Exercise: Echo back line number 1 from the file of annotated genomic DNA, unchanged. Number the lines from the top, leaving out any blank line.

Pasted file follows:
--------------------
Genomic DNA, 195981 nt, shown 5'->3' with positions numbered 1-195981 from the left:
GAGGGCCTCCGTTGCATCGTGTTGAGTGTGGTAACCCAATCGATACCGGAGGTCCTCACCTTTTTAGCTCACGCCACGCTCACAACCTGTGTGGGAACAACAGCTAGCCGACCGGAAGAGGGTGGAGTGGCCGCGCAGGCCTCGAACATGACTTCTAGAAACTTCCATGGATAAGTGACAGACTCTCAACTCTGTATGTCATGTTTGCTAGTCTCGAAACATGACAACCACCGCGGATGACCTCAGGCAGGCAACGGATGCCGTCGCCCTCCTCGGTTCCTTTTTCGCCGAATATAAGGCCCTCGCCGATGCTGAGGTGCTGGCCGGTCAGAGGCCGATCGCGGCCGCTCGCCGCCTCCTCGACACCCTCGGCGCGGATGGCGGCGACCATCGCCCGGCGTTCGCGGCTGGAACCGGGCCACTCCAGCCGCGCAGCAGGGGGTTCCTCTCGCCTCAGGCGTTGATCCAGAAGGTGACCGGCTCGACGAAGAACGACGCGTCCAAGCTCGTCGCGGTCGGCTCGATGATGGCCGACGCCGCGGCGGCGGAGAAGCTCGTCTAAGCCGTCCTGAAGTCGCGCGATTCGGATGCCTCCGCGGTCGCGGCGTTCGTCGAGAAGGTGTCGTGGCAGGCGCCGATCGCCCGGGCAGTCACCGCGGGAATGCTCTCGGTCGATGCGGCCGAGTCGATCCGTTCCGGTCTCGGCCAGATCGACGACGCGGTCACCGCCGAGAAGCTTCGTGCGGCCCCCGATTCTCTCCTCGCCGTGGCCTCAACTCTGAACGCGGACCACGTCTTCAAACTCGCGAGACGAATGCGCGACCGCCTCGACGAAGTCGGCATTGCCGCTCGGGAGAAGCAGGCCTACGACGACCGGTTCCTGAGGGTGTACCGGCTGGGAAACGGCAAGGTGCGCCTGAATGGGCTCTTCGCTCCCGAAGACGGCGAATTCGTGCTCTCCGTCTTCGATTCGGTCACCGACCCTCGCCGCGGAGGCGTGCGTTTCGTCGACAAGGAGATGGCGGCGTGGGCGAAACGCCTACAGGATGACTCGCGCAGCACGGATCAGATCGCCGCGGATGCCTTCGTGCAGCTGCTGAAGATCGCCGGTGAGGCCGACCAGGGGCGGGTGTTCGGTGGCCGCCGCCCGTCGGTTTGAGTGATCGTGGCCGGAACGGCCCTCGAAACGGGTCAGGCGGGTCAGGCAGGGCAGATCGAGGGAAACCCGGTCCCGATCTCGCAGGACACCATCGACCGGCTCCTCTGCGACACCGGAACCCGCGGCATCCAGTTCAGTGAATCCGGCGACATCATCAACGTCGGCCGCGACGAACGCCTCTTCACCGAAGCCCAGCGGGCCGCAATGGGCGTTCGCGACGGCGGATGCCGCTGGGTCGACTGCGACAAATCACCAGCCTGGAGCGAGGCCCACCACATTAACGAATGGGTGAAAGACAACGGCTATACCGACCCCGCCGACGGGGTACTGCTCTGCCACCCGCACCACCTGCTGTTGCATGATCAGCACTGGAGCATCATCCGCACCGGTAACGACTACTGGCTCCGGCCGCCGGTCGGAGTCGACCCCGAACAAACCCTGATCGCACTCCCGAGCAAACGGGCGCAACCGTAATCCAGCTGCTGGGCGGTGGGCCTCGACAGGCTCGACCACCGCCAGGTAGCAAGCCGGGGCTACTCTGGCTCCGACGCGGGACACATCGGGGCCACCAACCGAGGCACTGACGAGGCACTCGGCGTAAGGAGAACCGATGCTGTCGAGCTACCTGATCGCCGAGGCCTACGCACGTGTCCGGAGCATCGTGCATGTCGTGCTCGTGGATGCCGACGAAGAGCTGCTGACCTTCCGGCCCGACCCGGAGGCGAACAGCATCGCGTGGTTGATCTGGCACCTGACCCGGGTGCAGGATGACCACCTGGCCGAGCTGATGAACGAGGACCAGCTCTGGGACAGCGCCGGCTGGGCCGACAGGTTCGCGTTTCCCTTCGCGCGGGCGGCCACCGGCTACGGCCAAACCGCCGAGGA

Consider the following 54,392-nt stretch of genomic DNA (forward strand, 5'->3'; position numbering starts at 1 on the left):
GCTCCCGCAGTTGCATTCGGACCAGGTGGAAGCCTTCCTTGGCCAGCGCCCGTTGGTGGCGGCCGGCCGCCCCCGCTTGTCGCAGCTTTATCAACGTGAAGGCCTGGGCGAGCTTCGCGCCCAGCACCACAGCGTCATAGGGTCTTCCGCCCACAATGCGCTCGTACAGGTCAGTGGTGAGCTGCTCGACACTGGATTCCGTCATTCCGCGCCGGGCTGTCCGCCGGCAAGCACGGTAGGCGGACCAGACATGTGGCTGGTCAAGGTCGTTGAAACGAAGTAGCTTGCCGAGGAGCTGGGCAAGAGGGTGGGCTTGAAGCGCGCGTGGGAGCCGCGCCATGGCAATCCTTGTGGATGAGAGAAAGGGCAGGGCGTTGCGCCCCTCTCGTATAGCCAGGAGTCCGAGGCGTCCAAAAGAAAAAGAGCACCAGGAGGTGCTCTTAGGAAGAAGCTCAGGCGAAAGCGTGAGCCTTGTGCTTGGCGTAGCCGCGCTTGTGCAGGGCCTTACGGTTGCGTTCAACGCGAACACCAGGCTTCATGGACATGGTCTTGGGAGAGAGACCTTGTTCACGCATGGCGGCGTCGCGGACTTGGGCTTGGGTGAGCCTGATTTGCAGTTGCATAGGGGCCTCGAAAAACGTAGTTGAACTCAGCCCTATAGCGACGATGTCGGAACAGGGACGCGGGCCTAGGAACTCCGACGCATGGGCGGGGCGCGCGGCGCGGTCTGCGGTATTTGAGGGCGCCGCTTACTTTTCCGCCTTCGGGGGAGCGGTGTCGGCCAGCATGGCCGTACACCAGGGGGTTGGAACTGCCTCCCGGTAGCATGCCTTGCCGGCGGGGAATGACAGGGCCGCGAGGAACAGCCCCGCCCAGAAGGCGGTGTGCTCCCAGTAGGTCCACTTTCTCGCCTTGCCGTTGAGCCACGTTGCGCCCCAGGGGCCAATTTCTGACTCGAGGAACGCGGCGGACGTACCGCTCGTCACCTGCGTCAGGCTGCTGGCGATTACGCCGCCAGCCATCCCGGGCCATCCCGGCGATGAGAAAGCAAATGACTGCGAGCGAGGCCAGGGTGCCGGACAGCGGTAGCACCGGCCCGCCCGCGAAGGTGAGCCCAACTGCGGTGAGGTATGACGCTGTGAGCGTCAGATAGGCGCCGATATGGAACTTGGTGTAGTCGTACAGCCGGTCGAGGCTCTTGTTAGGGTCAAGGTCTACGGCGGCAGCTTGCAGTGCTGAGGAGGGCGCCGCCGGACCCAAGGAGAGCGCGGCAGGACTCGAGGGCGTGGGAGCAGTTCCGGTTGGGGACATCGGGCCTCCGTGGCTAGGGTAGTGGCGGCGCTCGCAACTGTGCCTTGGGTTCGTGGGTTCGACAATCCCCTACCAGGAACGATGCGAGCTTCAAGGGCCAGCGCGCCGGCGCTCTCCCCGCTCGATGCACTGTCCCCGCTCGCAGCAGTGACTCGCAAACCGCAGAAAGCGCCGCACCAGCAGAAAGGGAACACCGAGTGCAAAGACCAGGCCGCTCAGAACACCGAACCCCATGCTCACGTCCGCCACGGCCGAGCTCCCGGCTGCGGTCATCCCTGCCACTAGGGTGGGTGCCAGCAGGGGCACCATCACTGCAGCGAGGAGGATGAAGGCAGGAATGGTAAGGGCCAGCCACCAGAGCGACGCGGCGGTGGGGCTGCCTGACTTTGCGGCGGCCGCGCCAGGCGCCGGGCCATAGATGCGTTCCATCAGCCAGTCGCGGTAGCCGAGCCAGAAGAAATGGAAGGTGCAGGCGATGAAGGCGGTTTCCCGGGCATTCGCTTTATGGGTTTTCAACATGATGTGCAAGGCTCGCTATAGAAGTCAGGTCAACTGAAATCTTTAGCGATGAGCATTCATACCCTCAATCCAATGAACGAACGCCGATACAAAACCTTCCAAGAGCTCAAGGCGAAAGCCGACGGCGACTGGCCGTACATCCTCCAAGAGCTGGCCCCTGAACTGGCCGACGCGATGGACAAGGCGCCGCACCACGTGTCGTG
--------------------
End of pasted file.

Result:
Genomic DNA, 195981 nt, shown 5'->3' with positions numbered 1-195981 from the left: